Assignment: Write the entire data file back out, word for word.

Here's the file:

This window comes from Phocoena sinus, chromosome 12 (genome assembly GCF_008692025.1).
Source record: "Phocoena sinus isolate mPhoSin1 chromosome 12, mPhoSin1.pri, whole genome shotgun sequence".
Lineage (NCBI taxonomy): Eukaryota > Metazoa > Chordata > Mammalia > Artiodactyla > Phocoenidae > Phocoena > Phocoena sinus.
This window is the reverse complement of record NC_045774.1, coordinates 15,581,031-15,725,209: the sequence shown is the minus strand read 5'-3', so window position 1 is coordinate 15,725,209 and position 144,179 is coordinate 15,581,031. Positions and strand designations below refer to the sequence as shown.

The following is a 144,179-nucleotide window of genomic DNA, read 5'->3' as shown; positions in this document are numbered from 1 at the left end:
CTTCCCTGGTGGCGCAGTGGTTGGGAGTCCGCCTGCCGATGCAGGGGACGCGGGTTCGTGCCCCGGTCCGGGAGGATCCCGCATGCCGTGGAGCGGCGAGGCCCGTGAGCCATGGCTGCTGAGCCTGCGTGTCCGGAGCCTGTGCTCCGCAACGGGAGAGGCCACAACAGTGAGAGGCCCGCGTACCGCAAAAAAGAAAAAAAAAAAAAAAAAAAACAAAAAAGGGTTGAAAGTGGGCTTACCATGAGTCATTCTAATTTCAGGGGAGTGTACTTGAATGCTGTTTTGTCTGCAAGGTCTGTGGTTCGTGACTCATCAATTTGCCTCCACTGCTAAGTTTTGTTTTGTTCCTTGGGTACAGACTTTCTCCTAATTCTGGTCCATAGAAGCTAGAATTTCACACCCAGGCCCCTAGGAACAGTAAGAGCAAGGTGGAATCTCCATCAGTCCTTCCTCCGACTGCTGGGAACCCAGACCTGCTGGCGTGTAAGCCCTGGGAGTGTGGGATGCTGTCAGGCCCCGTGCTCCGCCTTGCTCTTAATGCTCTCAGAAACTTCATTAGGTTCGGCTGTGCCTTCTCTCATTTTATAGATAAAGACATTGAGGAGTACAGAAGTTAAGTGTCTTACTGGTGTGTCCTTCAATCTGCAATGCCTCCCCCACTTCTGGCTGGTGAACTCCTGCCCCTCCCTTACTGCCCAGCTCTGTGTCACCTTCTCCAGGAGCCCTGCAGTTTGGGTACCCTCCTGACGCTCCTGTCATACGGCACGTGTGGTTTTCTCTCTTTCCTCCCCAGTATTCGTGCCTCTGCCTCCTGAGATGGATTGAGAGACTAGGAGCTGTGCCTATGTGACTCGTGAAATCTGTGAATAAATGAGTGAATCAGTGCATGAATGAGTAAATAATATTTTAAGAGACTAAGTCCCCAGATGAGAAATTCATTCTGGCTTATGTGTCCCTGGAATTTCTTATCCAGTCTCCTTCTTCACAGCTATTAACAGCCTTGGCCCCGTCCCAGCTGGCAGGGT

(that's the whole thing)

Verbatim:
This window comes from Phocoena sinus, chromosome 12 (genome assembly GCF_008692025.1).
Source record: "Phocoena sinus isolate mPhoSin1 chromosome 12, mPhoSin1.pri, whole genome shotgun sequence".
Lineage (NCBI taxonomy): Eukaryota > Metazoa > Chordata > Mammalia > Artiodactyla > Phocoenidae > Phocoena > Phocoena sinus.
This window is the reverse complement of record NC_045774.1, coordinates 15,581,031-15,725,209: the sequence shown is the minus strand read 5'-3', so window position 1 is coordinate 15,725,209 and position 144,179 is coordinate 15,581,031. Positions and strand designations below refer to the sequence as shown.

The following is a 144,179-nucleotide window of genomic DNA, read 5'->3' as shown; positions in this document are numbered from 1 at the left end:
CTTCCCTGGTGGCGCAGTGGTTGGGAGTCCGCCTGCCGATGCAGGGGACGCGGGTTCGTGCCCCGGTCCGGGAGGATCCCGCATGCCGTGGAGCGGCGAGGCCCGTGAGCCATGGCTGCTGAGCCTGCGTGTCCGGAGCCTGTGCTCCGCAACGGGAGAGGCCACAACAGTGAGAGGCCCGCGTACCGCAAAAAAGAAAAAAAAAAAAAAAAAAAACAAAAAAGGGTTGAAAGTGGGCTTACCATGAGTCATTCTAATTTCAGGGGAGTGTACTTGAATGCTGTTTTGTCTGCAAGGTCTGTGGTTCGTGACTCATCAATTTGCCTCCACTGCTAAGTTTTGTTTTGTTCCTTGGGTACAGACTTTCTCCTAATTCTGGTCCATAGAAGCTAGAATTTCACACCCAGGCCCCTAGGAACAGTAAGAGCAAGGTGGAATCTCCATCAGTCCTTCCTCCGACTGCTGGGAACCCAGACCTGCTGGCGTGTAAGCCCTGGGAGTGTGGGATGCTGTCAGGCCCCGTGCTCCGCCTTGCTCTTAATGCTCTCAGAAACTTCATTAGGTTCGGCTGTGCCTTCTCTCATTTTATAGATAAAGACATTGAGGAGTACAGAAGTTAAGTGTCTTACTGGTGTGTCCTTCAATCTGCAATGCCTCCCCCACTTCTGGCTGGTGAACTCCTGCCCCTCCCTTACTGCCCAGCTCTGTGTCACCTTCTCCAGGAGCCCTGCAGTTTGGGTACCCTCCTGACGCTCCTGTCATACGGCACGTGTGGTTTTCTCTCTTTCCTCCCCAGTATTCGTGCCTCTGCCTCCTGAGATGGATTGAGAGACTAGGAGCTGTGCCTATGTGACTCGTGAAATCTGTGAATAAATGAGTGAATCAGTGCATGAATGAGTAAATAATATTTTAAGAGACTAAGTCCCCAGATGAGAAATTCATTCTGGCTTATGTGTCCCTGGAATTTCTTATCCAGTCTCCTTCTTCACAGCTATTAACAGCCTTGGCCCCGTCCCAGCTGGCAGGGT